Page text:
IRM update: transcript of town meeting AND Science Futures at the Cambridge Science Festival

The EPSRC has posted a transcript of the town meeting held at UCL on 28 January, at which Margaret Wright presented the draft IRM panel report. It’s long, but mostly interesting. One of Margaret Wright’s points jumped out at me:

But despite the enormous importance of the mathematical sciences their role is often invisible or disguised, and this is true in many other countries. Now, what’s a possible reason? Let’s take when you’re trying to convince someone at a high level how important your field is – you use powerful images – right? Ok, astronomy – in the US they just walk in, they show these pictures and everyone says ‘Give them what they want’ – great? We love it… astronomy… look this is from the Hubble space survey – they’re wonderful! Now of course we could argue about the mathematics, it’s leading to the size of data, to detect the things to show this, but people love it. So astronomy gets a cake walk – they just get what they want! Another thing you can do is be really cute – I’m not sure what fields would go with a kitten or a puppy, but people just say ‘Awww!’. We have to say stuff like that – whatever it is. Now I’m not saying, I’m trying to be a mathematician here, I’m not saying that some of my colleagues are not as impressive as a picture of a galaxy or as cute as a kitten or a puppy, it may be that they are and we should find them if that’s the case. But here’s the kind of thing we have – I have never known anyone to show an equation and have people go ‘wow!’ or ‘So cute! What a cute equation’. So this is what we have to offer. So what that means is we need people who understand how important mathematics is to make the case for us.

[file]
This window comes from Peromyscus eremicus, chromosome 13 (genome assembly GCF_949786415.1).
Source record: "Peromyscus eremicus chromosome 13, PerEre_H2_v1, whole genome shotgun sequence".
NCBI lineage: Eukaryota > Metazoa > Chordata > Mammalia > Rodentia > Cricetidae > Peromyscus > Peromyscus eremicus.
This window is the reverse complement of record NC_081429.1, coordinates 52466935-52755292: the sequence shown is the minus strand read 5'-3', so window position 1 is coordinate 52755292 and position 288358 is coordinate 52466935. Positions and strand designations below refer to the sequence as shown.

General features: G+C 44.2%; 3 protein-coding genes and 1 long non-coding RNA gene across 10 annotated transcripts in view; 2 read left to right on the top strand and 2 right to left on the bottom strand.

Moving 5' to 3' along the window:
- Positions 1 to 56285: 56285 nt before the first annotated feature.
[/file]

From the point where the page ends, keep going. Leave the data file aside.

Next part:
Two days ago, I attended the Science Futures panel discussion at the Cambridge Science Festival: three interesting, knowledgeable speakers had been asked to talk about the future of science, specifically in the context of public funding that could be justified as economic investment. The presentations and discussion were extremely stimulating, and the speakers were clearly committed to making the case for fundamental science. However, no one mentioned the mathematical sciences. And when I asked them where mathematics fit into their picture, I was disappointed by the answers, which felt perfunctory — along the lines of “of course all scientists need to know mathematics” and “studying mathematics at A-level will raise your lifetime income by 10%” and “who would have guessed that number theory would be critical to cryptography”. I don’t think the problem lies with the Science Futures panel members. Rather, I think it shows that we mathematicians are not making the case, even to the people waiting to hear it, that the future of science is mathematical science. And it is.

I emphasize “people waiting to hear it” above because the panel, in describing the type of science

  • for which public funding is most justified by efficiency arguments: far upstream (so no particular industry should be expected to pursue it but it should be pursued) and
  • has the biggest effect in contributing to national wealth: process improvement (which to me screamed out: operations research, computer science, compressed sensing, high-throughput statistics, all of which are in turn built on more theoretical math)

was talking about mathematical science but they didn’t make the connection. Again, I have to emphasize that I’m not criticizing the panel members. In fact, I think the UK mathematical community (possibly as embodied in the LMS) needs to get together with them and talk about what we have to offer and how best to make our case as one the most efficient drivers of economic growth and scientific progress, not just the passive language of science.

Panel members were: David Cleevely, Jonathan Haskel, Evan Harris. All very stimulating speakers, and all, I believe, good potential friends of mathematics.

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